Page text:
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Old 02-04-2013, 03:08 PM   #1
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Rear control arm bushings

I have a 1999 Camaro Z28 with a moser 9" read end and a detroit locker in the as the differential.

My car has some wobbling when pushed, such that the rear wheel is not always centered in the wheel well. I was told this was the rear control arm bushing.

My question is, by replacing this bushing, will the car be stable once again? Also, are the any other bushings that should be replaced, such that the car will not wobble around? Also, when replacing the rear control arm bushing, is there anything that will be easy or easier to replace during that time, so I can reduce the amount of labor required? I would also like to replace the differential because the detroit locker is obnoxious (it clicks when I turn). Will replacing the differential be easier if I'm already replacing the rear control arm bushing? Do any non-bushing pieces need to be replaced to return the car to its original stability?
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Old 02-04-2013, 03:58 PM   #2
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Re: Rear control arm bushings

Explain the "wobbling". Do you mean the chassis moves side-to-side relative to the rear axle assembly when you push on the side of the car? Or the chassis moves front-to-back relative to the wheel/axle centerline when you push on the bumper?

Side-to-side is controlled by the panhard rod. Front-to-back is controlled by the lower control arms.

Are you running the stock LCA's? If so, you might want to consider upgrading to a set of aftermarket tubular LCA's. If you still have the stock panhard bar, consider an aftermarket tubular bar. If you have the power to justify the 9-inch, I would assume you've also upgraded the suspension components.
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Old 07-10-2013, 10:23 AM   #3
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Re: Rear control arm bushings

I believe it is front-to-back. NTB said they wouldn't rotate the tires for me due to chassis movement and the guy there demonstrated what he noticed and I believe it was front-to-back, although I think it's also moving side-to-side.

I might replace both of them, as my car's in the shop now due to a slave cylinder failure. I'd like to get everything fixed.

One question, should I avoid polyurethane bushings? I read a few posts saying they're too stiff and my damage the car in the long run.
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Old 07-10-2013, 10:32 AM   #4
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Re: Rear control arm bushings

Also, should I consider the front lower control arms? It's a 1999 Z28 with a stock engine. I'm not sure how to tell if they need replacing. I'd rather not replace them if they're fine.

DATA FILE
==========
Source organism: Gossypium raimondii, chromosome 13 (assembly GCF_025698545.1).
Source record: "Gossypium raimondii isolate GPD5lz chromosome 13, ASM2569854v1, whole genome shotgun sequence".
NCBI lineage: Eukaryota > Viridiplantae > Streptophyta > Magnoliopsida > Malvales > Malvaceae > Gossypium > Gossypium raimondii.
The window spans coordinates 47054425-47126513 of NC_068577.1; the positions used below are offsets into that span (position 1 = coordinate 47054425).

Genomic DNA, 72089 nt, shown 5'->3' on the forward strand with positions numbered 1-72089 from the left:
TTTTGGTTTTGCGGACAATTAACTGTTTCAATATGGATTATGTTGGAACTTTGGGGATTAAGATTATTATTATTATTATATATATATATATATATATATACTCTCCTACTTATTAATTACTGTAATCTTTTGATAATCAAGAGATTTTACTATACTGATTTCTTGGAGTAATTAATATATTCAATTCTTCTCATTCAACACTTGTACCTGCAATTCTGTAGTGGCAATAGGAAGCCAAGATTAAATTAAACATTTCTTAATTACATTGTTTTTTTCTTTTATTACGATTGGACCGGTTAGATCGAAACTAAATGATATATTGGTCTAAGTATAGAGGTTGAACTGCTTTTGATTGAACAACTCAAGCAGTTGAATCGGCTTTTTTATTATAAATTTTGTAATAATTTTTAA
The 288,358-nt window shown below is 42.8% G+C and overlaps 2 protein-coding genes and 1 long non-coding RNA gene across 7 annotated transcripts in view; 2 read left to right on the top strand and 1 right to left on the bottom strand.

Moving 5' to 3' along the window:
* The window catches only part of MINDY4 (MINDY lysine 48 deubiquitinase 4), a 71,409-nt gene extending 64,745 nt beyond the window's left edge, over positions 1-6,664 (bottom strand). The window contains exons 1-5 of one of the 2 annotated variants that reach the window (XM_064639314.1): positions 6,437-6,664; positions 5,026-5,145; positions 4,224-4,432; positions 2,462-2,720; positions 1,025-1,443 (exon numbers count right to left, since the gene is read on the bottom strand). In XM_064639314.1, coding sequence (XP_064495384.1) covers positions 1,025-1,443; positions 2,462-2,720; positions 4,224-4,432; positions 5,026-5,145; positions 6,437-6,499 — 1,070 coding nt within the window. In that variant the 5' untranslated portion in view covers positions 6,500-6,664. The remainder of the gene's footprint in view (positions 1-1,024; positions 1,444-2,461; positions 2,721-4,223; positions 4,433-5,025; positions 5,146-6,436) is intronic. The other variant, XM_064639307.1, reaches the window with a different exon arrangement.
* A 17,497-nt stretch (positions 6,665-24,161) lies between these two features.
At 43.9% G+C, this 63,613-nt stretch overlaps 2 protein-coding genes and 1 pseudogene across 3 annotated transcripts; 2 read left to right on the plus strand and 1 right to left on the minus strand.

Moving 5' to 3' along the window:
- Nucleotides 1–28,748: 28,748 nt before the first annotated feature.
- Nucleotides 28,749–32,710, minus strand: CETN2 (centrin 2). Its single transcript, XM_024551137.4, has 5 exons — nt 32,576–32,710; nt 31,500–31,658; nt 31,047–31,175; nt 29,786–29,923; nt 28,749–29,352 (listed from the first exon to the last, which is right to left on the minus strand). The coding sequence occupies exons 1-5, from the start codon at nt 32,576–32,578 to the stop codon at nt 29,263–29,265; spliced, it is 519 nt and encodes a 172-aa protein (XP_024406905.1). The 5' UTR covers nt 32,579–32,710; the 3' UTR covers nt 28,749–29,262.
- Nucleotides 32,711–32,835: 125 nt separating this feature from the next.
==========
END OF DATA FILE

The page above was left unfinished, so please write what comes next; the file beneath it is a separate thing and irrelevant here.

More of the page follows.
I've been putting off some things for a while and I want to get them done now. These include:

new lower control arms
probably new panhard rod (now that you mentioned it, I feel it does move side-to-side... the whole thing kinda wobbles around when i'm going over speedbumps sideways on a hill)
replace the detroit locker with a detroit trutrac

The differential leaks and the locker is awfully annoying and I believe it was badly installed as there's a good bit of a gap between driveshaft movement and car movement (resulting in a small, but sudden jerk when the gears mesh). I'm not sure if it's easily fixable, from what I understand there's not any shimming.
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Old 07-10-2013, 03:03 PM   #5
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Re: Rear control arm bushings

Poly bushings are stiffer than the stock rubber, and do not have the cutouts that the stock rubber bushing have to allow the front and rear mounting bolts to rotate out of parallel, when the body starts to roll. As a result, they will induce some "bind" into the suspension that would impact primarily handling in corners at extreme limits. Your car doesn't appear to be directed toward going around corners at high rates of speed. For straight-line applications, drag racing, etc. there is no downside to the poly bushings. You aren't going to damage anything. I run spherical rod ends and nothing has been harmed.

I replaced the entire front end (upper/lower) with poly about 15 years ago. It's a lot of work, due to the coil-over spring configuration. Unless you have evidence of the stock rubber bushings being worn, it isn't necessary.
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Old 07-10-2013, 03:03 PM
 
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